Why Machines May Replace Active Bond Managers

Active bond fund managers’ outperformance is largely explained by factors, according to Invesco. These factorscould be replicated by a machine.

Luke MacGregor/Bloomberg

Luke MacGregor/Bloomberg

A machine could soon replace your bond fund manager.

According to new quantitative research from Invesco, the majority of excess returns generated by a large sample of U.S. bond funds can be explained by their exposure to factors, not the specific skill of the portfolio manager. Funds designed to systematically capture factors, characteristics of securities that can explain long-term excess returns, have become increasingly popular in equity markets. But factor-based funds are still relatively new to the bond fund world, in part because there isn’t as much academic research to support fixed-income factors.

The Invesco study found that, on average, factor exposures explained 66 percent of bond managers’ excess returns. Invesco examined data on 65 of the largest asset managers in Lipper’s “core plus” category between January 1, 2007 and June 30, 2018. Researchers looked at the returns from factors — including value, carry, liquidity, and quality — for each fund in the group. The value factor identifies bonds priced lower than peers; carry identifies higher-yielding bonds; the liquidity factor explains risk-adjusted excess returns from holding less liquid bonds; and quality refers to the return benefits of holding low volatility bonds.

“You have a situation where a lot of active managers in equities are struggling, but bond managers have been able to beat their benchmarks. We wanted to know, what explains the performance gap?” said Jay Raol, director of quantitative research in Invesco’s fixed-income unit and co-author of the study, in a phone interview.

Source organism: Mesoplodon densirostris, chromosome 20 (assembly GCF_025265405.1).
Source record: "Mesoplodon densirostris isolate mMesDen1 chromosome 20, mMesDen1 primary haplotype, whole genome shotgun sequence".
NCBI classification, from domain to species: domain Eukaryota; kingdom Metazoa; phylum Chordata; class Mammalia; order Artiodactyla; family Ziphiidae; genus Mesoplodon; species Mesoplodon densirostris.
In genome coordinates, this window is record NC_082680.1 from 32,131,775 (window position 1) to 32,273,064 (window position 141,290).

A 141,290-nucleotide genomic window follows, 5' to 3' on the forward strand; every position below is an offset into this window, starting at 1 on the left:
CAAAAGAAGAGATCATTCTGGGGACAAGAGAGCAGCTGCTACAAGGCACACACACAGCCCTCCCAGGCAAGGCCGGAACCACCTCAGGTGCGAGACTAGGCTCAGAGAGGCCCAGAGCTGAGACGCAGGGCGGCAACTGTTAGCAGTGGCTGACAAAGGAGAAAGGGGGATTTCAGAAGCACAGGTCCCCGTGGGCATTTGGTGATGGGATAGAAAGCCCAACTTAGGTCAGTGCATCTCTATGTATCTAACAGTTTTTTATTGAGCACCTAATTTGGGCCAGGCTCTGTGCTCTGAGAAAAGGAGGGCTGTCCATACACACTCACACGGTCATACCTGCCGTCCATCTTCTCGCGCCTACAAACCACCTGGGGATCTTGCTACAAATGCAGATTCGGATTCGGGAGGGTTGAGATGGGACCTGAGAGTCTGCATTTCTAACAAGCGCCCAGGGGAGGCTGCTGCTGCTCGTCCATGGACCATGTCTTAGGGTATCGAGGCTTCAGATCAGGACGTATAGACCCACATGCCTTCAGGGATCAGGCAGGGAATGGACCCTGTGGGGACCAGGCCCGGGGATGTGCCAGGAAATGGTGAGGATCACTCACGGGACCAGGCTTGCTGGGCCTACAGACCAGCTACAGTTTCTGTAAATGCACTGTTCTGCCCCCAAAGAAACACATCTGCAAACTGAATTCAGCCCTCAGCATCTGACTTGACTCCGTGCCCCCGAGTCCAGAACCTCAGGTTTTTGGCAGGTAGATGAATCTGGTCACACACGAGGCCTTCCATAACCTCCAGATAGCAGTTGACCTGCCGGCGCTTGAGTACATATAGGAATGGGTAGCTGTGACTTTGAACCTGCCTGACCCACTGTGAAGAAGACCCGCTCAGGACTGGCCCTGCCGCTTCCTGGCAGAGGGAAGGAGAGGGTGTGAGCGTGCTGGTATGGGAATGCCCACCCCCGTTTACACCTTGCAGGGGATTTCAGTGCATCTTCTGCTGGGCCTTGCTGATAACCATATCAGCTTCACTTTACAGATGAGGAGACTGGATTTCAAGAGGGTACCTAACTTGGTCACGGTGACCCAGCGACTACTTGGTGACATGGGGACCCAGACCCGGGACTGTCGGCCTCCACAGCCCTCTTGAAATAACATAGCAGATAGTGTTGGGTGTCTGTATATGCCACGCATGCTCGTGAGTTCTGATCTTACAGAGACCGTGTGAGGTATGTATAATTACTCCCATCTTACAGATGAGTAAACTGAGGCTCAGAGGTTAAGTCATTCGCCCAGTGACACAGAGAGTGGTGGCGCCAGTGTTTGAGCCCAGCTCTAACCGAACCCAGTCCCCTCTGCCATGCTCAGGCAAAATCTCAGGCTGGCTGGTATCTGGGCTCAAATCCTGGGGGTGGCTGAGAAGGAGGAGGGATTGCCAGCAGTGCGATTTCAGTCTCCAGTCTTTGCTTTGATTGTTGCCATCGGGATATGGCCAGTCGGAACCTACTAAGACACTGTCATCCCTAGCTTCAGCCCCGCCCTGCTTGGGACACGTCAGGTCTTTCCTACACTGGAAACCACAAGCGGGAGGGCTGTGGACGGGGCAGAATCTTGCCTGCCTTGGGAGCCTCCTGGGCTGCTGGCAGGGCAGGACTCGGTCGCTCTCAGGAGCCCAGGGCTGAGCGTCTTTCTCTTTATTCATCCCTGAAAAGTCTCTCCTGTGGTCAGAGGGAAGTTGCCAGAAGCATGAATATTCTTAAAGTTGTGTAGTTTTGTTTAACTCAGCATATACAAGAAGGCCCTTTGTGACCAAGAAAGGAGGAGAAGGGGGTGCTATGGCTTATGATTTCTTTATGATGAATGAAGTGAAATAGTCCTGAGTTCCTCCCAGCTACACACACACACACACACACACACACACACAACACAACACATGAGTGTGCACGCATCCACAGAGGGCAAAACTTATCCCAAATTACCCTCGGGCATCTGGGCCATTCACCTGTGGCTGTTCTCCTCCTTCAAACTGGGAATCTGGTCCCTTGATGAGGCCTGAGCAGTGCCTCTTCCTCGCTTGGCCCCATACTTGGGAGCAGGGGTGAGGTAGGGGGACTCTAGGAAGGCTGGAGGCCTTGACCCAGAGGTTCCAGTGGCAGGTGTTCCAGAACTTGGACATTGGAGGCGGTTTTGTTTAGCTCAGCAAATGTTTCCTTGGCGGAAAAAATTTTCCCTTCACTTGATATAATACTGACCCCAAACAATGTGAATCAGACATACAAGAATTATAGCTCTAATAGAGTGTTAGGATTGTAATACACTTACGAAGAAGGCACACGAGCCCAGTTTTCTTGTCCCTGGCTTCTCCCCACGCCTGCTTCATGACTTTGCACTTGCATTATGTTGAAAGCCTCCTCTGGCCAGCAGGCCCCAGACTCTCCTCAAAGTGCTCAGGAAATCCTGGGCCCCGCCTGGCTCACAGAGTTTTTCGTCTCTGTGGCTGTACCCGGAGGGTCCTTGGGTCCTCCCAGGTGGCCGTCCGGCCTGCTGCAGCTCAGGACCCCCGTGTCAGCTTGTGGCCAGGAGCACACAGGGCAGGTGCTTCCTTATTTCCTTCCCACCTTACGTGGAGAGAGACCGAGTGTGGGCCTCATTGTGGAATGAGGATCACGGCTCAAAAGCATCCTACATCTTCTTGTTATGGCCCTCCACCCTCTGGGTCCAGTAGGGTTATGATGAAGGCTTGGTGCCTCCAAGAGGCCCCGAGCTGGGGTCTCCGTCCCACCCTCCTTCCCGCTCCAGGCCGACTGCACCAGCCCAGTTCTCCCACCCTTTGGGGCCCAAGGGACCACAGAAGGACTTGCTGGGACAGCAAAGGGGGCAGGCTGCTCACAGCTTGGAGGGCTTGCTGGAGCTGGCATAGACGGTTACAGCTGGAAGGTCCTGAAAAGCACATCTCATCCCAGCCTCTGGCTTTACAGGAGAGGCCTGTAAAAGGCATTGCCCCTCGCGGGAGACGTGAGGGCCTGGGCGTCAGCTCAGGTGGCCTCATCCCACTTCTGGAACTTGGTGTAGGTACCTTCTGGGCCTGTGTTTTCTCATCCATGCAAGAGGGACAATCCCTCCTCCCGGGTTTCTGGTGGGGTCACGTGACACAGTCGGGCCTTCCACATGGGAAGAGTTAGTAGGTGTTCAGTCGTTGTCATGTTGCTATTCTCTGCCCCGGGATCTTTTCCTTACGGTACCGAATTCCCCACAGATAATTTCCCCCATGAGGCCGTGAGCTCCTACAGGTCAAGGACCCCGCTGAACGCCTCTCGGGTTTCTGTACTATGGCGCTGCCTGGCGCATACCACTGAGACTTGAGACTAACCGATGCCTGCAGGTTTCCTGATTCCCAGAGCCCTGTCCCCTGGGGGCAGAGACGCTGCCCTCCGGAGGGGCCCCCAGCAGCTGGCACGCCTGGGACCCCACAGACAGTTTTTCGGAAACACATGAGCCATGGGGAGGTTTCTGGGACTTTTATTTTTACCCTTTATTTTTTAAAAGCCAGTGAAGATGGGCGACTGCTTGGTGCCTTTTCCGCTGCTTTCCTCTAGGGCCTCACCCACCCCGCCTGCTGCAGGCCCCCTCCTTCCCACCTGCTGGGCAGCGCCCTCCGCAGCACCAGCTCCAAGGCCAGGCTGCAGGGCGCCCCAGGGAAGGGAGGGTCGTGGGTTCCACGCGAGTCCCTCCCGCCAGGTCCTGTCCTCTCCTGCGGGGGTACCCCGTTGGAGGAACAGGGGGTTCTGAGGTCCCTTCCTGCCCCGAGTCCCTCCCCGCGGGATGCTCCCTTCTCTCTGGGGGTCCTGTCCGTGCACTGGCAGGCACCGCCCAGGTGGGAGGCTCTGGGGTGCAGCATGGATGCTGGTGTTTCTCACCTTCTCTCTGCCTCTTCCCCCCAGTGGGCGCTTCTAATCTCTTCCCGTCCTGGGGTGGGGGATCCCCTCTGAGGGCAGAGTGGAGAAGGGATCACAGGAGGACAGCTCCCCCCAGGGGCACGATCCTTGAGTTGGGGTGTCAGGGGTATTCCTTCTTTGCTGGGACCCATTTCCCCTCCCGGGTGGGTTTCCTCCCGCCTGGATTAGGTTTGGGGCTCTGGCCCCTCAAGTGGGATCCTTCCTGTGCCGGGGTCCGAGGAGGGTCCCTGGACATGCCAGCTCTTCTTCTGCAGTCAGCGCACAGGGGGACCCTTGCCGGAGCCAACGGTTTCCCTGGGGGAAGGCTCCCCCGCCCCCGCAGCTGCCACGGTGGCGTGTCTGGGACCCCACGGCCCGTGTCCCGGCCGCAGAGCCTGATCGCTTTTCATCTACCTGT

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Over the 12 months through June, only 36 percent of active U.S. equity funds outperformed their benchmarks, according to Morningstar. But more than 70 percent of intermediate-term bond funds outperformed their passive indexes over the same time period, the investment research firm found.

Invesco’s research counters that the statistic of 70 percent of bond fund managers outperforming their benchmarks is misleading to investors.

In its study, called “Active Bond Returns – Powered by Factors,” Invesco found that the majority of bond managers have beaten their benchmarks by holding older, smaller issue size bonds, with lower ratings and longer maturities. These managers haven’t beaten their benchmarks by acting on unique investment insights. The alpha stems from their funds’ exposure to the value, carry, liquidity and quality factors, explained Raol.

Invesco also found that managers provided high returns in part by investing in securities that were cheap relative to their sector and ratings peers.

According to the report, ratings downgrades are one example of how portfolio managers use the value factor. Bonds tend to lose value before a credit ratings agency announces a downgrade. But they also on average tend to recover afterwards, depending in part on the overall economic environment.

“This risk-return tradeoff is the basis of factor investing,” Raol wrote in the report.

He explained that investors intuitively know that managers can take advantage of market conditions, such as providing liquidity when insurance companies, central banks and others are forced sellers.

“Everyone is a factor investor whether they realize it or not. That raises important questions for investors like which factors should they have exposure to and how much should they pay for these factors,” said Raol.